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The Supreme Court said it was not possible to micromanage BCCI’s operations; to pass the term of office bearer | News about cricket


NEW DELHI: BCCI is an autonomous body and it cannot micromanage its operations, as observed by the Supreme Court, which on Tuesday also asked the country’s top cricket body why it wanted people over 70 years old representing the country in ICC.
The apex court remarks came during a hearing on the Council’s call to seek amendments to its constitution with regard to the tenure of office bearers including the President of the Council. Sourav Ganguly and secretary Jay Shah by eliminating the mandatory cooling off period between the terms of office holders in the state cricket associations and the BCCI.
The Supreme Court, which said that the cooling-off period would not be annulled mid-terms for office bearers because “the purpose of the cooling-down period is no vested interest”, said it would continue. with Wednesday’s hearing and adoption. order.
Under the constitution adopted by the BCCI, a head of office must undergo a period of three years of inactivity between two consecutive terms in state association or BCCI or both combined.
At the outset, Solicitor General Tushar Mehta, appearing for the BCCI, told Judges DY Chandrachud and Hima Kohli that the game of cricket was essentially properly organized in the country.
He filed that the apex court had said that when the goodbye law would go into functional preparation, some changes could be made while the court was out.
He said that BCCI is a self-governing body and all changes have been reviewed by the AGM of the cricket body.
While the submission was being made, the bench said “BCCI is an autonomous body. We cannot micromanage its operations.”
Mehta said, “As the constitution exists today, there is a cooling off period. If I am the head of the state cricket association for one term and the BCCI for another consecutive term, then I have to go through a period of time. cool-down period”.
He added that both agencies are different and their rules are different and that two consecutive terms of office holder are too short for grassroots leadership development.
The Solicitor General said, “Leadership developed at the grassroots level and it remained in the state association. At that point, his time was right to be elevated to BCCI; he had to go through a phase. three-year mandatory cooling-off period. One cannot become a member of BCCI if he is not an active member of the state association”.
He added that holding a position in the state association of a head of the BCCI office should not be considered during the cooling down period.
While the submission was being made, Justice Chandrachud warned, “We are engaged in discussion and not passing any judgment. Social media thinks whatever we say in court is judgment but it’s just a dialogue to give a reaction and better understand the facts.”
The manager argued that therefore an office head of a state association could not hold a position in BCCI, without having undergone three years of cooling-off period under the current constitution.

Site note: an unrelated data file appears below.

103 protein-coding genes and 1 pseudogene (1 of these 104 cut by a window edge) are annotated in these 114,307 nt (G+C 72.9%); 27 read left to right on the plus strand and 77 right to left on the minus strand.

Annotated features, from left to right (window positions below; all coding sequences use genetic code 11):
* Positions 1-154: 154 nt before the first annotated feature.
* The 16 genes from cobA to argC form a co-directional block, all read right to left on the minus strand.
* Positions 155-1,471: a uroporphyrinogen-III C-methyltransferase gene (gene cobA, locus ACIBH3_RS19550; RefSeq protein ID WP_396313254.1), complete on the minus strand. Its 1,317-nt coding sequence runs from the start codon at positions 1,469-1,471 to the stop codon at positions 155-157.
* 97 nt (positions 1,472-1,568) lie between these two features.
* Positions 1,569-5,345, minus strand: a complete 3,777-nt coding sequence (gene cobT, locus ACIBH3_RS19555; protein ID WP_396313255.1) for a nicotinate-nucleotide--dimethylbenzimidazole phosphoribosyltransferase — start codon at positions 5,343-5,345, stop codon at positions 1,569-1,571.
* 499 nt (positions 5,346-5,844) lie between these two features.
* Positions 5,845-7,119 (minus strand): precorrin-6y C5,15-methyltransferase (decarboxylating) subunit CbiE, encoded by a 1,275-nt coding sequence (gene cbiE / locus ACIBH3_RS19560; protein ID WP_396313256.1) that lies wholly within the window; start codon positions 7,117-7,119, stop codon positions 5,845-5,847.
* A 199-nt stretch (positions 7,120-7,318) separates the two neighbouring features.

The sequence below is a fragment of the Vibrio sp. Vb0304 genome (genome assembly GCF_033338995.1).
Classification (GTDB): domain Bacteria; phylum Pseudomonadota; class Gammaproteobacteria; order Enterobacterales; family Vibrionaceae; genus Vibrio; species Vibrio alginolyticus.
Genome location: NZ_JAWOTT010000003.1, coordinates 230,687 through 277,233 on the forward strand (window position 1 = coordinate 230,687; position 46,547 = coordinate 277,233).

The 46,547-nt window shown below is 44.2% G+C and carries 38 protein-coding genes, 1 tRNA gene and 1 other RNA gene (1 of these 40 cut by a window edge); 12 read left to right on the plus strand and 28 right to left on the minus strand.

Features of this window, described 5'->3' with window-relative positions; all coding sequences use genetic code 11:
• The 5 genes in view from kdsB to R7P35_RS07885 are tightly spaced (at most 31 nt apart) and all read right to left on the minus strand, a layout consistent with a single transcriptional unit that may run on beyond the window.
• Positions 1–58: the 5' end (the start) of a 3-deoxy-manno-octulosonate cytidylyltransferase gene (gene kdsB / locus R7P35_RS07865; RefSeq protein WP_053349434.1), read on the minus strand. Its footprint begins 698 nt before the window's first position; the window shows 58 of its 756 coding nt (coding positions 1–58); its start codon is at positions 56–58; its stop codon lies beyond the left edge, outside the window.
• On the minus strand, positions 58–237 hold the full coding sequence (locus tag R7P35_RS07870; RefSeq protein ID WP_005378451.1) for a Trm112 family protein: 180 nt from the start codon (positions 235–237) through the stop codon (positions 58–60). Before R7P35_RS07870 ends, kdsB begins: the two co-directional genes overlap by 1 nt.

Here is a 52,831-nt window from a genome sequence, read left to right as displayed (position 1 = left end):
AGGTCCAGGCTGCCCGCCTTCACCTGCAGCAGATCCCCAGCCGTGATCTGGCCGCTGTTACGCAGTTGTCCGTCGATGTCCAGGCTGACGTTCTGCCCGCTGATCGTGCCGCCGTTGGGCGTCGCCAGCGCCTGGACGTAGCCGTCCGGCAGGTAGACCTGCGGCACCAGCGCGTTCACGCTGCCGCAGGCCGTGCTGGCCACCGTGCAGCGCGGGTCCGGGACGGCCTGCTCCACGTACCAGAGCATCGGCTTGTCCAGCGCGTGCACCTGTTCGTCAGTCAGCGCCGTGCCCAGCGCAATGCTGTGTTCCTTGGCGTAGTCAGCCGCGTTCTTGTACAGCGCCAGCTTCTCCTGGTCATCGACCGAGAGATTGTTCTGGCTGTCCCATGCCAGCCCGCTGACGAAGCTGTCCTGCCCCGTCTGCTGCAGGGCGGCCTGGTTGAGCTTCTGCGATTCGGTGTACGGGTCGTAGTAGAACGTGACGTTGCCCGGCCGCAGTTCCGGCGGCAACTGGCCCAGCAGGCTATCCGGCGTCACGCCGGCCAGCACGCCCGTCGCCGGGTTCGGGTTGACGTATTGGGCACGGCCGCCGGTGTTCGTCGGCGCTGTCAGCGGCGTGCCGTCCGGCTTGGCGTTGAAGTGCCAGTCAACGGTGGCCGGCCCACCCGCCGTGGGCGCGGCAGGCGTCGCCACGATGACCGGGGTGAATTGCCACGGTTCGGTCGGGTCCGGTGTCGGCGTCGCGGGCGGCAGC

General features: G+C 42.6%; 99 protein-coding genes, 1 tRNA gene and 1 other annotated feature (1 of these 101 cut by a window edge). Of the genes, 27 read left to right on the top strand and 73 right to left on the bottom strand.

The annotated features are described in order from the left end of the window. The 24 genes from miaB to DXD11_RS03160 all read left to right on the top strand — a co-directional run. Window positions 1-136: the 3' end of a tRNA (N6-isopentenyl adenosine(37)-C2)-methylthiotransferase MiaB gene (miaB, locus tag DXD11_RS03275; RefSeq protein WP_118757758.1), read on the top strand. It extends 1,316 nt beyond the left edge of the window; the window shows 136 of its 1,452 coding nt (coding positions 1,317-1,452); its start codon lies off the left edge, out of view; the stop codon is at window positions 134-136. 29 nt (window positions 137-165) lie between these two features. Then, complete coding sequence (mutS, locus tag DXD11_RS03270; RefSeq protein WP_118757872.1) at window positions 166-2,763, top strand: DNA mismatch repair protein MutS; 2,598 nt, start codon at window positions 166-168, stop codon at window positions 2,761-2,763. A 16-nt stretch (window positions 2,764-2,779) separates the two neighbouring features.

Mehta said that the court’s concern was that no one should be held accountable for long in the cricket body and that concern was addressed by proposing a cooling-off period, after two consecutive terms in the BCCI, as so the experience of “deserving administrators” is not wasted.
He said the second amendment concerns the 70-year-old restriction on the governing body to represent the International Cricket Council, which BCCI wants to be removed.
The bench said: “Why should we let the over-70s, let the young people represent the country in the ICC? We’re not saying over-70s don’t do exemplary work, but it’s one We have our lawyers. The general is over 70, and the doctors over 70 are exemplary in their field”.
Mehta said, “The ICC is a council where it is decided, which country gets how much money. There are tough negotiations between veterans from cricket organizations all over the world. The young man of I’m going to have to deal with these veterans who have 30-40 years of experience in dealing with cricket.”
He added that there is no age limit for ICC representatives anywhere in the world.
The bench said: “You mean that the Australian Cricket Council or the England and Wales Cricket Council don’t have any age restrictions on ICC representation? Show us the documents in the lake. We don’t have any documents before us on that matter. You put it”.
The bench said it would resume the hearing on Wednesday and asked amicus curiae senior campaigner Maninder Singh to collate all the details.
Bench said it will pass the order.
Singh suggests that if a person has served a three-year term as a position holder of a state association and he then continues to serve as a holder of office in BCCI, then he should be allowed to serve two consecutive terms for six years. in the cricket’s body without having to undergo the mandatory three-year cooling period.
BCCI, in its proposed amendment, sought to abolish the cool-down period for those in charge of the office, which would allow Sourav Ganguly and Jay Shah to continue serving as Chairman and Secretary despite they completed six years at their respective state cricket associations.
Earlier, the Judiciary committee headed by RM Lodha recommended reforms in the BCCI that were accepted by the highest court.





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